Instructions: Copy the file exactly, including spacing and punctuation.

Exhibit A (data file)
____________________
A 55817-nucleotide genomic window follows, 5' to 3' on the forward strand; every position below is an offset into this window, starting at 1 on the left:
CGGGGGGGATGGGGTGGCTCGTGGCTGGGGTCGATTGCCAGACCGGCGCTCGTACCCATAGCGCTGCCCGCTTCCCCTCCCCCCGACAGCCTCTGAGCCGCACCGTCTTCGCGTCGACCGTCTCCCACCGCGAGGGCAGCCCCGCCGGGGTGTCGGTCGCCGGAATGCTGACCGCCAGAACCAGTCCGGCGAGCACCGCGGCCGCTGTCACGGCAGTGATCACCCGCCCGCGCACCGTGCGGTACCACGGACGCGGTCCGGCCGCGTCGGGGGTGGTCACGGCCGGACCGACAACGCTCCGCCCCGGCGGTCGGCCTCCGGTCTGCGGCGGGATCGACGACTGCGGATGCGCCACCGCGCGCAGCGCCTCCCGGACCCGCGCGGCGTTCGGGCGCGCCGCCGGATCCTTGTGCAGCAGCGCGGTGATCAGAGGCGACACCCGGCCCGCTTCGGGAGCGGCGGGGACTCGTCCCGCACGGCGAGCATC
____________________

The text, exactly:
A 55817-nucleotide genomic window follows, 5' to 3' on the forward strand; every position below is an offset into this window, starting at 1 on the left:
CGGGGGGGATGGGGTGGCTCGTGGCTGGGGTCGATTGCCAGACCGGCGCTCGTACCCATAGCGCTGCCCGCTTCCCCTCCCCCCGACAGCCTCTGAGCCGCACCGTCTTCGCGTCGACCGTCTCCCACCGCGAGGGCAGCCCCGCCGGGGTGTCGGTCGCCGGAATGCTGACCGCCAGAACCAGTCCGGCGAGCACCGCGGCCGCTGTCACGGCAGTGATCACCCGCCCGCGCACCGTGCGGTACCACGGACGCGGTCCGGCCGCGTCGGGGGTGGTCACGGCCGGACCGACAACGCTCCGCCCCGGCGGTCGGCCTCCGGTCTGCGGCGGGATCGACGACTGCGGATGCGCCACCGCGCGCAGCGCCTCCCGGACCCGCGCGGCGTTCGGGCGCGCCGCCGGATCCTTGTGCAGCAGCGCGGTGATCAGAGGCGACACCCGGCCCGCTTCGGGAGCGGCGGGGACTCGTCCCGCACGGCGAGCATC